Review: Tearjerker 'The Best Man Holiday' is a Satisfying Follow-up To Original

Reviews
by Vanessa Martinez
November 16, 2013 12:26 PM
24 Comments
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Malcolm D. Lee’s highly anticipated sequel to The Best Man brings back the talented and gorgeous cast from the hit original 1998 romantic comedy/drama. The film alternates from tearjerker drama to comedy, which has been proven to work as a formula – along with some very familiar crass humor - usually present in this genre of black films, especially Tyler Perry’s. 

However, Lee’s script is a notch above the material of the aforementioned filmmaker; the writing is superior; the scenes are more carefully orchestrated. Across the board, all the actors performed their roles with aplomb, thanks to the well-established dynamics amongst cast members, and direction.

The Best Man Holiday begins providing a glimpse of the characters’ lives, seemingly idyllic, since the first film. Jordan (Nia Long) is now an über successful businesswoman, well-known in the African American community and media; Harper (Taye Diggs) is a best selling author, who is now struggling. There’s our golden couple Lance (Morris Chestnut) and Mia (Monica Calhoun), the backbone of this circle of friends, happily married with children. The latter is the heart of the film, and, the main conflict – once again – involves the traditional and faithful Lance, whose life, including his successful football career, has been "optioned" for Harper’s (Taye Diggs) new book – unbeknownst to Lance himself. 

The characters are back in full form, and they find themselves in some ‘déjà vu’ predicaments: Lance’s contempt towards Harper, who seems to hold back from now pregnant wife Robyn (Sanaa Lathan); Shelby (Melissa De Sousa) hasn’t fully come to terms with the breakup with Julian (Harrold Perrineau), who is trying to overcome Candace’s past as a stripper (and, well, there’s the video); Quentin (Terrence Howard) is still a bachelor and a playboy (providing most of the film’s comic relief); and there’s a lingering “something” between Harper and Jordan (Nia Long), who has a new man in her life (the only non-black character played by Eddie Cibrian), whom she is trying to open up her heart to. 

There are certainly some plot contrivances, along with some dialogue and situational cliché’s. Some of the characters’ storylines were more intriguing than others, but the film effectively tugs at your heartstrings and touches on issues which are relevant to adults of this age-group: marital problems, faith and the lack-thereof, sickness, fertility and money issues, parenting, the legacy of friendship and its rivalries, commitment phobia, among others. Perhaps what is most surprising is how much of a tearjerker it is, seemingly much more so than its predecessor. That isn’t necessarily a bad thing, especially when, like in this case, actors of caliber know their characters very well, emoting accordingly and convincingly.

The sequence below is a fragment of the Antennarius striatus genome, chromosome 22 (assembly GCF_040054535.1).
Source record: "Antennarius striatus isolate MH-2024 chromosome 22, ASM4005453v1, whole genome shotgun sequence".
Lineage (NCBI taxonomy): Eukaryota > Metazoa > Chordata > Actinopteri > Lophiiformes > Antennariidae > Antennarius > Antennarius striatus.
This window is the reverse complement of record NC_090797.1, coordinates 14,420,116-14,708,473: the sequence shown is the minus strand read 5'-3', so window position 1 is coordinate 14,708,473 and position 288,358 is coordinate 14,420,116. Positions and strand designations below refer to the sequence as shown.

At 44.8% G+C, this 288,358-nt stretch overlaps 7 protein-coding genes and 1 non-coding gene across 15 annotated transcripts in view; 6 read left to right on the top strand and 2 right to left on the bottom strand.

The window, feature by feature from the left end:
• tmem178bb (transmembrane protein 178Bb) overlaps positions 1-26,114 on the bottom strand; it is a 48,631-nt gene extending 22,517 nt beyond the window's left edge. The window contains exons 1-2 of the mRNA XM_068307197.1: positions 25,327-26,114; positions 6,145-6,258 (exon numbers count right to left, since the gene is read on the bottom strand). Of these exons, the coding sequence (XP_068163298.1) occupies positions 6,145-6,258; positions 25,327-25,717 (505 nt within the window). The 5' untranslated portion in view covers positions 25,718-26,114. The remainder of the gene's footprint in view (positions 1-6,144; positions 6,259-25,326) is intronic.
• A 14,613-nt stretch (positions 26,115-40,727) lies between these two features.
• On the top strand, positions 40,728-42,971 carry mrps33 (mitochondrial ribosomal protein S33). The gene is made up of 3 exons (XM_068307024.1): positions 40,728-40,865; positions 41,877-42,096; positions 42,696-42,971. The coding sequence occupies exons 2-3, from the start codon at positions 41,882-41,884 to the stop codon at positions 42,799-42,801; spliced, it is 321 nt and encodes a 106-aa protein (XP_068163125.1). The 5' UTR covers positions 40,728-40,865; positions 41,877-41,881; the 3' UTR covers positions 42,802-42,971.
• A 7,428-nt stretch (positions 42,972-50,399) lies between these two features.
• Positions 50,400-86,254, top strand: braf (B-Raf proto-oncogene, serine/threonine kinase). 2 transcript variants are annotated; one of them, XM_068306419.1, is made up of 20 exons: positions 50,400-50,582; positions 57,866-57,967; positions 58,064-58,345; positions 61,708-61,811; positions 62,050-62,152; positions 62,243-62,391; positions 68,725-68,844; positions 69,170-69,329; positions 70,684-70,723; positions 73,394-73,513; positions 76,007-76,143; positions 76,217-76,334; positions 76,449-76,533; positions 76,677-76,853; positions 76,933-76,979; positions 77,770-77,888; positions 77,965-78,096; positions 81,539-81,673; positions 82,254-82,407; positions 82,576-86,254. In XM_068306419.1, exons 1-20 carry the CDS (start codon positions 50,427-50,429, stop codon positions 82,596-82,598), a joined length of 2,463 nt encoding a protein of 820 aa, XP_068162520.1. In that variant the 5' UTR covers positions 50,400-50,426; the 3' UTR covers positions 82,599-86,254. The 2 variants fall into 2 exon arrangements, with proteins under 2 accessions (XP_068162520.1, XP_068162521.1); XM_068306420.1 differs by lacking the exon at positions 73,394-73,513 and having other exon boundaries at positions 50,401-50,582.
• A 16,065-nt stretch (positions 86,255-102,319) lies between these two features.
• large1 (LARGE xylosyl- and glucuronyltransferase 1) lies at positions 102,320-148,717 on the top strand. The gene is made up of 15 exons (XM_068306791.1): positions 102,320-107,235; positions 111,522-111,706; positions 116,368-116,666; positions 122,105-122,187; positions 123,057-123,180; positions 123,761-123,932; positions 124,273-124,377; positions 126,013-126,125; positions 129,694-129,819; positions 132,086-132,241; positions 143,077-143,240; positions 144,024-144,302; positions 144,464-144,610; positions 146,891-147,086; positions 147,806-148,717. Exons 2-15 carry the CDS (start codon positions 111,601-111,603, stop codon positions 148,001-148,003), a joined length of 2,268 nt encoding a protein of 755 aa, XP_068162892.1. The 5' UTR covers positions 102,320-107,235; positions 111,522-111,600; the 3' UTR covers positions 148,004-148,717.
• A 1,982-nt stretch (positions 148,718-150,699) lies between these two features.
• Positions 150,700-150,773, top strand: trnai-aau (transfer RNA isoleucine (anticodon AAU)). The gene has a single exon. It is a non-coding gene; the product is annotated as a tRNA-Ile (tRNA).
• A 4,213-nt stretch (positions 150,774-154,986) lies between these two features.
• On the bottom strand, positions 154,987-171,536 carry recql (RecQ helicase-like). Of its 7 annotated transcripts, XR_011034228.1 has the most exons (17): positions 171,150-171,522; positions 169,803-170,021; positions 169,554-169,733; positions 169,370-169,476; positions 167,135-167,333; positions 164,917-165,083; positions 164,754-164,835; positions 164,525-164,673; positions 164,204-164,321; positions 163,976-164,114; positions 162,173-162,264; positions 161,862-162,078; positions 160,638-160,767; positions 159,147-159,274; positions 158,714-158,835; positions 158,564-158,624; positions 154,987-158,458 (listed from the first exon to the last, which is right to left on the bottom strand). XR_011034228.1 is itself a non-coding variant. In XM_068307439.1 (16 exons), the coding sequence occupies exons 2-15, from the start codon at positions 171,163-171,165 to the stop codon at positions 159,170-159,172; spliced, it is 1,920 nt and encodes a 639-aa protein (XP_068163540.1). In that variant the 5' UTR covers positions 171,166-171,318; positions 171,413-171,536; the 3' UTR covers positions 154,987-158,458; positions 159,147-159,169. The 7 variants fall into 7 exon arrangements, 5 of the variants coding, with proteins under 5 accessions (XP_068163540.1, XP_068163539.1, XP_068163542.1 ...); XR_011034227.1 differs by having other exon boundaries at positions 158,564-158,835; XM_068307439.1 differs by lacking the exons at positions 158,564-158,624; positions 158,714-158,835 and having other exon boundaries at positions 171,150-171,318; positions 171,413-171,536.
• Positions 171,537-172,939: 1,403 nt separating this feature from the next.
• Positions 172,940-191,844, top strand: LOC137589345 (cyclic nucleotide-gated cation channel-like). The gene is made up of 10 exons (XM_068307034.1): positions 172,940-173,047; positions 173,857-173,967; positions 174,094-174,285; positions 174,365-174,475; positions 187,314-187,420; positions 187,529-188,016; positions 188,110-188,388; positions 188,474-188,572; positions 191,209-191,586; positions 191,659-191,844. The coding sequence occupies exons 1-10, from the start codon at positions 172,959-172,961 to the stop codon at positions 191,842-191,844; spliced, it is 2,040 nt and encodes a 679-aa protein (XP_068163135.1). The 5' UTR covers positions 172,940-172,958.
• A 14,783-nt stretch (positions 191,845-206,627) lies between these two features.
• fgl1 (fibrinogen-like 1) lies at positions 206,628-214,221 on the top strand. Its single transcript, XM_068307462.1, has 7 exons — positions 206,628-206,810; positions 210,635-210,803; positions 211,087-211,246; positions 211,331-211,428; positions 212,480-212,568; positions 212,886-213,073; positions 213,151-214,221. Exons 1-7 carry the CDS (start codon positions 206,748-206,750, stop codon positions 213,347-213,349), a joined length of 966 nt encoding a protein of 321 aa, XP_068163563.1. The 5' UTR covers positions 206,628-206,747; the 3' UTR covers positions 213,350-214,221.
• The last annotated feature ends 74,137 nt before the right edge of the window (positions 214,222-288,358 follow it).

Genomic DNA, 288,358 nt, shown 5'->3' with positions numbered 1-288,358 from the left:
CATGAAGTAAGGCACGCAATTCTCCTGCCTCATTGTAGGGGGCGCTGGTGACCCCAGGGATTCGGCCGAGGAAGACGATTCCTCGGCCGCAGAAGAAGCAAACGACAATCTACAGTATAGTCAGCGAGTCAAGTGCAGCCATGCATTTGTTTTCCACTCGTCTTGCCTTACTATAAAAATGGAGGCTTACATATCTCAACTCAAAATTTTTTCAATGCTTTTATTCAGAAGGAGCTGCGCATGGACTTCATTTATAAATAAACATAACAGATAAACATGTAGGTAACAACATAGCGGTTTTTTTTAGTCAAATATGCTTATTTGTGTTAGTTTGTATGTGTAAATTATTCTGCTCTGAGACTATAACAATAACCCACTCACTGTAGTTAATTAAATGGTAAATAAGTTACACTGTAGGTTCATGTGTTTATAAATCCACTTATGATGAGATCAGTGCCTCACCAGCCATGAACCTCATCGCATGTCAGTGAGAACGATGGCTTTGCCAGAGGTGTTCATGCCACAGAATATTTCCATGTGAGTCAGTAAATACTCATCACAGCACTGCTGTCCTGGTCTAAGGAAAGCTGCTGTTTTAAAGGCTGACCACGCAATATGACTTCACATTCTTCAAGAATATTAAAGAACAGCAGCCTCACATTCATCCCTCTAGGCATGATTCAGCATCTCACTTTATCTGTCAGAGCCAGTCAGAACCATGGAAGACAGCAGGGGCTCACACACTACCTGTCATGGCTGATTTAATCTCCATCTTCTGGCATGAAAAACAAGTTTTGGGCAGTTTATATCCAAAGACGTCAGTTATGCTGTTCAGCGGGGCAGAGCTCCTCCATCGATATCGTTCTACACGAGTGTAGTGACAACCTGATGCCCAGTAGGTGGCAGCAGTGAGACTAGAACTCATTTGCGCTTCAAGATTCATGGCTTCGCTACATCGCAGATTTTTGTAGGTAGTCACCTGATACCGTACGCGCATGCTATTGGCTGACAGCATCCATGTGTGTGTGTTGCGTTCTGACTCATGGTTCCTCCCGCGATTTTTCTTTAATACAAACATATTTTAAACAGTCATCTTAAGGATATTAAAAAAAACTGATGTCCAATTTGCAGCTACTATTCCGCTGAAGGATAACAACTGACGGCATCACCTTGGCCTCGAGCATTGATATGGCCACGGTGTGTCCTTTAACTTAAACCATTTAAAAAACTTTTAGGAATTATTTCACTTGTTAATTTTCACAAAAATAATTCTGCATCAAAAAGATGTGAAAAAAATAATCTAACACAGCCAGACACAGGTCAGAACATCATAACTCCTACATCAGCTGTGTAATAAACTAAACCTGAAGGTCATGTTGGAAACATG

Overall, it’s a competent and well-acted follow-up to the original. If you loved the first one, you won’t be disappointed with this Holiday reunion.

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24 Comments

  • Darkwater | November 18, 2013 12:15 PMReply

    Uhm...the formula for this movie predates Tyler Perry by quite a few years, and I think we do Lee an injustice to say it is Tyler Perry-esque. Maybe Tyler Perry's ensemble movies with a cast of significant others with issues is Malcolm Lee-esque instead.

  • Donella | November 21, 2013 5:17 PM

    The only TP that compares is Why Did I Get Married? Probably the strongest writing of all his films.

  • Rocket | November 18, 2013 6:58 PM

    I agree with you on the formula. It actually predates Lee as well. My response is more to people who jump to point out that this film is so "different" from Perry's work. It just shows that some of Perry's work is not as left field as his detractors make it out to be. No one's recreating the wheel here.

  • Darkan | November 18, 2013 11:52 AMReply

    It's amazing how people continue to compare this film to Tyler Perry when the Best Man existed long before anyone heard the name Tyler Perry and is considered an urban classic. SMDH.

  • CC | November 18, 2013 10:15 AMReply

    A woman with a stripper's past... plot contrivances... faith and the lack-thereof... one non-black character... a bachelor playboy... tearjerker and a grandmother name Madea. Opps, she wasn't among these "beautiful" people. But let's not fool ourselves, if Tyler gave this cast a call they'd beat Spike Lee to his door step.

  • lilkunta | November 17, 2013 4:46 PMReply

    after 14 yrs shelby isnt over julian ? come on!

  • Tai | November 20, 2013 8:45 PM

    They made Shelby become Mia's line [sorority] sister for this movie. It wasn't mentioned in the original, but they needed a reason for her to be in the sequel. On another note, you can think feelings are dormant, but old flames may arise when you see that person has moved on and they're happy. It's not unbelievable.

  • Stan | November 20, 2013 10:12 AM

    People carry torches for long periods of time. And Shelby is invited because she is part of the original circle before he met Candace.

  • Mr. Spoiler alert | November 18, 2013 9:00 AM